What's happening in the Golden Triangle is 'game changing' – Colorado Resources CEO

Colorado Resources CEO can hardly believe all the activity and development in the Golden Triangle, British Columbia's northwest region that is seeing a rush of mines and exploration.

"Guys could never believe even 20 or 30 years ago that we would be standing here at the end of the road with a bridge over the Iskut river and powerlines and camps. It's game changing," says Adam Travis, CEO and President of Colorado Resources.

MINING.com toured Colorado Resources' KSP property (CVE:CXO) in northwestern British Columbia in August 2016. The company's targets are high-grade gold veins similar to the Snip Mine and Pretivm Resources Valley of the King deposit, as well as bulk tonnage copper-gold mineralization similar to Seabridge Resources KSM Project.

Resource Maven Gwen Preston interviewed Travis about his company's plans. Transcript is edited for clarity.

Colorado Resources' CEO Adam Travis, on the left, shows Resource Maven Gwen Preston and MINING.com Publisher Michael McCrae, the company's properties.

MINING.com: Why have these developments become game changers for the region?

Adam Travis: It’s great to be active again in the Golden Triangle. Guys could never believe even 20 or 30 years ago that we would be standing here at the end of the road with a bridge over the Iskut river and powerlines and camps. It's game changing.

MINING.com: What has been the main purpose of the drilling this year?

Adam Travis: We had a $2 million work commitment this year. We drilled 37 drill holes in 30 days. It was unheard of productivity. We’ve now released results for the first 30 drill holes with pretty decent numbers, including over 5 ounces per tonne over narrow intervals. holes and broader intervals like 2 grams of 99 metres.

Colorado Resources BC properties. Image from Colorado Resources.

Our whole concept coming here early was to drill the Inel target [editor's note: Inel is a KSP property target], which we flew around today, an area of 1.5 square kilometres, keep in mind that the project is 300 square kilometres, so a small portion of it. We are really trying to look for continuity of mineralization. And the drill core that you see out here, that we had a quick look at, starting to develop continuity over 600 to 700 metres at Inel and one of the things that we also highlighted was the fact that the Khyber zone, 2 kilometres away, looks like it shows similarities.

Colorado Resources' drill shack.

MINING.com: There’s more than one phase of mineralization that has gone through. Which are the areas in which you have been focusing on?

Adam Travis: Yeah, we talked about three main trends. We talked about this soil anomaly that is 1.5 square kilometres, averaging 1.27 grams per tonne of gold. It's an incredible soil anomaly on its own. We talked about the stacked horizons, right? And we are talking about at least three of those.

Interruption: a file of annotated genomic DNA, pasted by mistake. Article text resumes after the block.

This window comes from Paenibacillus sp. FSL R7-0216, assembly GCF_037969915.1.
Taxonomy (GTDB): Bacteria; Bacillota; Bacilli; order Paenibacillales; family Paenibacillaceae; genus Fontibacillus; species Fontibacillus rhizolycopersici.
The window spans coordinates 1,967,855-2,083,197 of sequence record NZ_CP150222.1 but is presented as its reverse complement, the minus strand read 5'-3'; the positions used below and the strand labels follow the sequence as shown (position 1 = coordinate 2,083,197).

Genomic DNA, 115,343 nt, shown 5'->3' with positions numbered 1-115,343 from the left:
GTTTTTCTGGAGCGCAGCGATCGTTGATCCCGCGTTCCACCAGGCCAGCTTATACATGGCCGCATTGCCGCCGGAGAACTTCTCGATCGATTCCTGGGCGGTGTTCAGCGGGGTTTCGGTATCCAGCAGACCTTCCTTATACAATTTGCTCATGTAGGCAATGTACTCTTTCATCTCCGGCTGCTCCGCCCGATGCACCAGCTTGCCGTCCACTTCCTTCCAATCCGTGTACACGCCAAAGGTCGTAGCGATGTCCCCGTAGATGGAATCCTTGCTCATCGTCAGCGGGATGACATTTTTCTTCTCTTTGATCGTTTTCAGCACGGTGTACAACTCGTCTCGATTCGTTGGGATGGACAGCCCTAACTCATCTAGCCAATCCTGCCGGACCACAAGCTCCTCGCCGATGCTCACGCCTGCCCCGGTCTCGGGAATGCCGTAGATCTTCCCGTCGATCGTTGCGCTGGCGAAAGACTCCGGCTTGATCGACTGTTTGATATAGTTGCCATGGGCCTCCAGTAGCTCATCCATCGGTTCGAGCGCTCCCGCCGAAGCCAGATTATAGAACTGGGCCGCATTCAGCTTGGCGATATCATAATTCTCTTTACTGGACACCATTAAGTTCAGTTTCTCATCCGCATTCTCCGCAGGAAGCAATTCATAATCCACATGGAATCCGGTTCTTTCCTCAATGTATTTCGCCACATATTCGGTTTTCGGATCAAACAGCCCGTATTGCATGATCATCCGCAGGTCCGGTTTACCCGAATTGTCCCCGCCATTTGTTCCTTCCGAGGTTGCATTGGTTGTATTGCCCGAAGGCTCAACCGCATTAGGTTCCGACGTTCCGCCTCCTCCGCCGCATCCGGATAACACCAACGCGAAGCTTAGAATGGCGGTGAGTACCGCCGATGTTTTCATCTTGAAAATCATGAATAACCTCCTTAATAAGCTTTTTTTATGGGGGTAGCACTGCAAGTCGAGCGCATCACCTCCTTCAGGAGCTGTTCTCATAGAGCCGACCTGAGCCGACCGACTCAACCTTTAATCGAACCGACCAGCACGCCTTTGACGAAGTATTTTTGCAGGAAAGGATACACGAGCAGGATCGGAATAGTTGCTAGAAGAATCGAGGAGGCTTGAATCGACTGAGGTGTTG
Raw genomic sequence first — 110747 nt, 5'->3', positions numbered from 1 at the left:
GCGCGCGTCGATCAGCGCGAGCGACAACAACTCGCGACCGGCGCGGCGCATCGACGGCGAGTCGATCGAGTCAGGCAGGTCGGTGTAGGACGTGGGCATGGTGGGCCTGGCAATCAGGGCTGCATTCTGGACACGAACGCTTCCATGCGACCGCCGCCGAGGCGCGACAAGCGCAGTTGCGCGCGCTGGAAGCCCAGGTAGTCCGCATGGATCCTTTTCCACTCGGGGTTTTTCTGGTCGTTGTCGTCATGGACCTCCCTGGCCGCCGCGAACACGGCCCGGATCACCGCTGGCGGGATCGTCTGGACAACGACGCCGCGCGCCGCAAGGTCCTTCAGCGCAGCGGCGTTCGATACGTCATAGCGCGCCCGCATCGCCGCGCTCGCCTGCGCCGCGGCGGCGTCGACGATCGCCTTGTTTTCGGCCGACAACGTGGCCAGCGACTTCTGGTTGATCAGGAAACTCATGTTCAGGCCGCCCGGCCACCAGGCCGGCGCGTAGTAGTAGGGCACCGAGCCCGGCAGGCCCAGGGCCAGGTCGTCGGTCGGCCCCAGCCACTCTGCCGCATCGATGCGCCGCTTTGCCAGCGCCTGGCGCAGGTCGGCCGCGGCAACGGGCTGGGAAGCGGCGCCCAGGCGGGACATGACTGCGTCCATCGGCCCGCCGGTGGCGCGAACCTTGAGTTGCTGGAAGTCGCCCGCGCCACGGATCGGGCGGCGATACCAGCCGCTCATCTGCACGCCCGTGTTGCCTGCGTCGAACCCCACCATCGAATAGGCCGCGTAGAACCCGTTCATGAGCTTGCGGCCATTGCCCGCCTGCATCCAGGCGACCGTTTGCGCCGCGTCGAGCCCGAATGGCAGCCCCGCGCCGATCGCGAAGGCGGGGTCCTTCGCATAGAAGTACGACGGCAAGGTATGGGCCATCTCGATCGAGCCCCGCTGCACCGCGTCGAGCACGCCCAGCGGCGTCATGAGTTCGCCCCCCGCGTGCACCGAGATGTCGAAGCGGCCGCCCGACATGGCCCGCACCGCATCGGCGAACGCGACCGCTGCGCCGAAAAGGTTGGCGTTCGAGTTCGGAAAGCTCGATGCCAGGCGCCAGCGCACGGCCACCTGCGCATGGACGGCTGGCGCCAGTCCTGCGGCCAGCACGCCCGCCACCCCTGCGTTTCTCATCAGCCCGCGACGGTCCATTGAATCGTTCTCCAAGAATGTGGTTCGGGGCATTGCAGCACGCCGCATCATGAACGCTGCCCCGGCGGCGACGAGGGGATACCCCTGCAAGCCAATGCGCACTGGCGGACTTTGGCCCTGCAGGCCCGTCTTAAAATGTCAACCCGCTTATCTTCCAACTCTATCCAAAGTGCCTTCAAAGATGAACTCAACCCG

And today we picked you up at Red Mountain, for example, and you saw that similar kind of thing occurring with the mineralization that was occurring between the contacts of two different types of rocks. So that’s somewhat similar here. So I use that as a rough guideline and you get really excited of course when you see that contact literally going for kilometres and kilometres, right? We are expecting—or hopeful—that the gold always occur there but, you know, it’s not always at that contact and we are still learning more but there’s lots of room, lots of areas of that contact.

Colorado Resources is drilling on some old project sites. Older structures are being re-used or disposed.

MINING.COM What are Colorado Resources’ plans for the months to come?

Adam Travis: When we started this year with a couple million dollars in the treasury and a $2 million commitment, I thought: ‘Wow! We are going to make this year, but next year I’m going to have to come up here, I’m going to have to convince all my geology friends to come and work for free,’ you know, that kind of thing. But we were fortunate to see—I think we were all fortunate in this business, right?—that after an incredibly poor last few years, that we saw the market pick up. We have our friends at Kinross become a larger shareholder in Colorado. They put nearly $1 million in. Our friends at Sprott continue to support us. So that allowed us to top up our treasury to almost $5 million, and so, you know, adding that to the couple million we had in the treasury, we are fine.

Colorado Resources occupies the same camp that was built to house Northwest Transmission line workers.

And so, we started out with $2 million program, but I brought my directors up at the end of that program, and with the good results they said ‘well, let’s do not just this year’s commitment, but let’s do $2.5 million more, and that really lined up with next year work commitment and, you know, our next step would be the 80% for another $4 million. We are already $2 millions ahead of our deal, so let’s get on the ground.

We’ve learned a lot in two or three short months, so it’s really about maybe ending this year on a really great note. I mean I know we’ve accomplished a lot, but also setting up the game for next year.

A drilling platform on one of Colorado Resources's Golden Triangle properties.


Gwen Preston is the Resource Maven. Years as a mining journalist gave her a deep base of knowledge and a broad network of contacts in the resource sector. She understands which projects and pieces of news matter. She understands what it takes for a project to advance along the exploration-development-production path and what opportunities each stage offers. She knows how the metals markets work, alone and within the global economy, and how to profit from commodity cycles. Sign up for Gwen Preston's newsletter here.

Michael McCrae and Gwen Preston interviewed Colorado Resources in August 2016. Editing help is from Valentina Ruiz Leotaud.